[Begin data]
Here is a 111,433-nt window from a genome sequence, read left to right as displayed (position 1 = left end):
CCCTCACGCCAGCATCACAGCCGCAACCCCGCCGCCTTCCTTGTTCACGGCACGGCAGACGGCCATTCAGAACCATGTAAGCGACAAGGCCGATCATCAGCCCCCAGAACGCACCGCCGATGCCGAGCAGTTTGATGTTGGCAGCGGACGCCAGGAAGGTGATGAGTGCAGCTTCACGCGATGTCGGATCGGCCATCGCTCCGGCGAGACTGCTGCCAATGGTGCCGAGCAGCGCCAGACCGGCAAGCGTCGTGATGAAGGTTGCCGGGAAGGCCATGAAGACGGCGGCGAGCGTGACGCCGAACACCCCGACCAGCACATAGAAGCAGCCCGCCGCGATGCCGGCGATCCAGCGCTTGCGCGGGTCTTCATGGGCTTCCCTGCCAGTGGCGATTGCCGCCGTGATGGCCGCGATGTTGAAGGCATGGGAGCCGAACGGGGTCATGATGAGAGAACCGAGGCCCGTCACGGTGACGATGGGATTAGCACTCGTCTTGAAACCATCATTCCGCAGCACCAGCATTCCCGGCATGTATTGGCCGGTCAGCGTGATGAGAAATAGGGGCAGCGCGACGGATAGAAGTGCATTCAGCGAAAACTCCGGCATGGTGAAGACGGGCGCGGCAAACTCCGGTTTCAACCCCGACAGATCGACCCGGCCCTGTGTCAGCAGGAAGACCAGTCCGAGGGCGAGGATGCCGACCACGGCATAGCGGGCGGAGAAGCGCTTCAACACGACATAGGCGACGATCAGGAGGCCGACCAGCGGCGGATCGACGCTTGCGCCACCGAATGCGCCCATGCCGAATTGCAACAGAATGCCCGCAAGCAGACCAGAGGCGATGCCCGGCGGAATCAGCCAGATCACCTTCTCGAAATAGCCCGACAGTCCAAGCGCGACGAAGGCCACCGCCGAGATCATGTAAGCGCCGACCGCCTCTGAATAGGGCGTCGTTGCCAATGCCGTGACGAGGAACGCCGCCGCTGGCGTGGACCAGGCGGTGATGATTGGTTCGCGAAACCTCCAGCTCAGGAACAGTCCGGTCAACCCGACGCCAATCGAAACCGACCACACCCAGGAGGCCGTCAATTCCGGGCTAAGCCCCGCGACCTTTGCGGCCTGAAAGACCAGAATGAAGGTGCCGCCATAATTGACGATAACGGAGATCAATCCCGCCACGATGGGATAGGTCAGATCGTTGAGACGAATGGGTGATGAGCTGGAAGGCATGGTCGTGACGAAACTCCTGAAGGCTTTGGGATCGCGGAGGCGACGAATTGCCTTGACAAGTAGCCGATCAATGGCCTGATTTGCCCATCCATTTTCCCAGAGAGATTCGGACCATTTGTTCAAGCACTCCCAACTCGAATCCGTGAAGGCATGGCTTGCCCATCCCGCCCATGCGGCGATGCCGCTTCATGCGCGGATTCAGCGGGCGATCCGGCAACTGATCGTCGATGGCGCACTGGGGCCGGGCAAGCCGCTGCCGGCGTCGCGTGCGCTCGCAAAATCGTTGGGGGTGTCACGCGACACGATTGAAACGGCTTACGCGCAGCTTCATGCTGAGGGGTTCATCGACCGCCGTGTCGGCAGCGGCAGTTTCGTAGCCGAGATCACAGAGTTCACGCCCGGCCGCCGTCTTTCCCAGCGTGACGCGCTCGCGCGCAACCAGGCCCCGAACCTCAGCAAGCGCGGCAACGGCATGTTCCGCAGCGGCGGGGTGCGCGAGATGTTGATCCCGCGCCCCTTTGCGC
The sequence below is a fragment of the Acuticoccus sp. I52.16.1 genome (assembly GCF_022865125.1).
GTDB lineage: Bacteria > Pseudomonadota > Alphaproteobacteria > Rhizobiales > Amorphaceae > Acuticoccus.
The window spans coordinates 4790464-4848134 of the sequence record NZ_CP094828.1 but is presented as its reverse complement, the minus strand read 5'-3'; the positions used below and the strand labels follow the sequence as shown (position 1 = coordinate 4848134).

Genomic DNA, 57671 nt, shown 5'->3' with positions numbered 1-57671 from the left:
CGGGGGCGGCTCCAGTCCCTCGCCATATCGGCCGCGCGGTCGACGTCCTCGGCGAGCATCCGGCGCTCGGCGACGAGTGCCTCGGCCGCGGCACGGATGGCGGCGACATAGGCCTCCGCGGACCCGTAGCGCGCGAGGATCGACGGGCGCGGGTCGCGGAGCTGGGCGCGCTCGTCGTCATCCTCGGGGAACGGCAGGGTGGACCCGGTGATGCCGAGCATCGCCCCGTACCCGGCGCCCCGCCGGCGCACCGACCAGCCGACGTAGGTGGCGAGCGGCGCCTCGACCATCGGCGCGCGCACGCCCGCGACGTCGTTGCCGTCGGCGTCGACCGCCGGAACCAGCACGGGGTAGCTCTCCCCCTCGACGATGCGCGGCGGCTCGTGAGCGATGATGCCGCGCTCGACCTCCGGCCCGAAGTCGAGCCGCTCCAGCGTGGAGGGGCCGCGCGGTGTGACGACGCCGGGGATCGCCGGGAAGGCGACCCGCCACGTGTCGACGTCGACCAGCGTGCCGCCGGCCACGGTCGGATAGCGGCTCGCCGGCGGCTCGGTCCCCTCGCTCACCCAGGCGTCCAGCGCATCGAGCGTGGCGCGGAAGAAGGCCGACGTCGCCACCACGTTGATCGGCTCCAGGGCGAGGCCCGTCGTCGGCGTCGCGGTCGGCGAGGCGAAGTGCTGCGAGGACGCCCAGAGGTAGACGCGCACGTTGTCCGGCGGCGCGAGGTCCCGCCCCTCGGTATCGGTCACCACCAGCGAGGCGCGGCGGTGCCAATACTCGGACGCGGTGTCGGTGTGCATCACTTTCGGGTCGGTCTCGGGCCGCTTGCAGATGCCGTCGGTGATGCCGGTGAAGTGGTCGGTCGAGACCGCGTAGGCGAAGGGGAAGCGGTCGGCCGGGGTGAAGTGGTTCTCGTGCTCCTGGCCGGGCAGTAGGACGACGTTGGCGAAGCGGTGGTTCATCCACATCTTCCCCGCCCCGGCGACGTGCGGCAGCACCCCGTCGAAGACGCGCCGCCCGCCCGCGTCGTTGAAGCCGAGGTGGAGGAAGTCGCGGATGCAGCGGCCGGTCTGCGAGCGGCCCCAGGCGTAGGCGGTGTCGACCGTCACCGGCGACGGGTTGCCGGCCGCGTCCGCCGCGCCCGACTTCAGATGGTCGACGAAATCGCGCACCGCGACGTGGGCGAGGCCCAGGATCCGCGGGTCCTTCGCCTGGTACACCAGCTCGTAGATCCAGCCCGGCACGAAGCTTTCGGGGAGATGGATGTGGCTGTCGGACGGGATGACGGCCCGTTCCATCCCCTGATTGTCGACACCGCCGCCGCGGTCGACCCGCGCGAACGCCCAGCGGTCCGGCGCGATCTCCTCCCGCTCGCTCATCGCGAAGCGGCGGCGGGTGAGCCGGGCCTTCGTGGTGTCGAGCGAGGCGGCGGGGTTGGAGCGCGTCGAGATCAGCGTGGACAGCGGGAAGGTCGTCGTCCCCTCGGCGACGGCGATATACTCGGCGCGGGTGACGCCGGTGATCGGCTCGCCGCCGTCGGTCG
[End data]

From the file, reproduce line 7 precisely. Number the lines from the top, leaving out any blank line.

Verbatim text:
CGGGGGCGGCTCCAGTCCCTCGCCATATCGGCCGCGCGGTCGACGTCCTCGGCGAGCATCCGGCGCTCGGCGACGAGTGCCTCGGCCGCGGCACGGATGGCGGCGACATAGGCCTCCGCGGACCCGTAGCGCGCGAGGATCGACGGGCGCGGGTCGCGGAGCTGGGCGCGCTCGTCGTCATCCTCGGGGAACGGCAGGGTGGACCCGGTGATGCCGAGCATCGCCCCGTACCCGGCGCCCCGCCGGCGCACCGACCAGCCGACGTAGGTGGCGAGCGGCGCCTCGACCATCGGCGCGCGCACGCCCGCGACGTCGTTGCCGTCGGCGTCGACCGCCGGAACCAGCACGGGGTAGCTCTCCCCCTCGACGATGCGCGGCGGCTCGTGAGCGATGATGCCGCGCTCGACCTCCGGCCCGAAGTCGAGCCGCTCCAGCGTGGAGGGGCCGCGCGGTGTGACGACGCCGGGGATCGCCGGGAAGGCGACCCGCCACGTGTCGACGTCGACCAGCGTGCCGCCGGCCACGGTCGGATAGCGGCTCGCCGGCGGCTCGGTCCCCTCGCTCACCCAGGCGTCCAGCGCATCGAGCGTGGCGCGGAAGAAGGCCGACGTCGCCACCACGTTGATCGGCTCCAGGGCGAGGCCCGTCGTCGGCGTCGCGGTCGGCGAGGCGAAGTGCTGCGAGGACGCCCAGAGGTAGACGCGCACGTTGTCCGGCGGCGCGAGGTCCCGCCCCTCGGTATCGGTCACCACCAGCGAGGCGCGGCGGTGCCAATACTCGGACGCGGTGTCGGTGTGCATCACTTTCGGGTCGGTCTCGGGCCGCTTGCAGATGCCGTCGGTGATGCCGGTGAAGTGGTCGGTCGAGACCGCGTAGGCGAAGGGGAAGCGGTCGGCCGGGGTGAAGTGGTTCTCGTGCTCCTGGCCGGGCAGTAGGACGACGTTGGCGAAGCGGTGGTTCATCCACATCTTCCCCGCCCCGGCGACGTGCGGCAGCACCCCGTCGAAGACGCGCCGCCCGCCCGCGTCGTTGAAGCCGAGGTGGAGGAAGTCGCGGATGCAGCGGCCGGTCTGCGAGCGGCCCCAGGCGTAGGCGGTGTCGACCGTCACCGGCGACGGGTTGCCGGCCGCGTCCGCCGCGCCCGACTTCAGATGGTCGACGAAATCGCGCACCGCGACGTGGGCGAGGCCCAGGATCCGCGGGTCCTTCGCCTGGTACACCAGCTCGTAGATCCAGCCCGGCACGAAGCTTTCGGGGAGATGGATGTGGCTGTCGGACGGGATGACGGCCCGTTCCATCCCCTGATTGTCGACACCGCCGCCGCGGTCGACCCGCGCGAACGCCCAGCGGTCCGGCGCGATCTCCTCCCGCTCGCTCATCGCGAAGCGGCGGCGGGTGAGCCGGGCCTTCGTGGTGTCGAGCGAGGCGGCGGGGTTGGAGCGCGTCGAGATCAGCGTGGACAGCGGGAAGGTCGTCGTCCCCTCGGCGACGGCGATATACTCGGCGCGGGTGACGCCGGTGATCGGCTCGCCGCCGTCGGTCG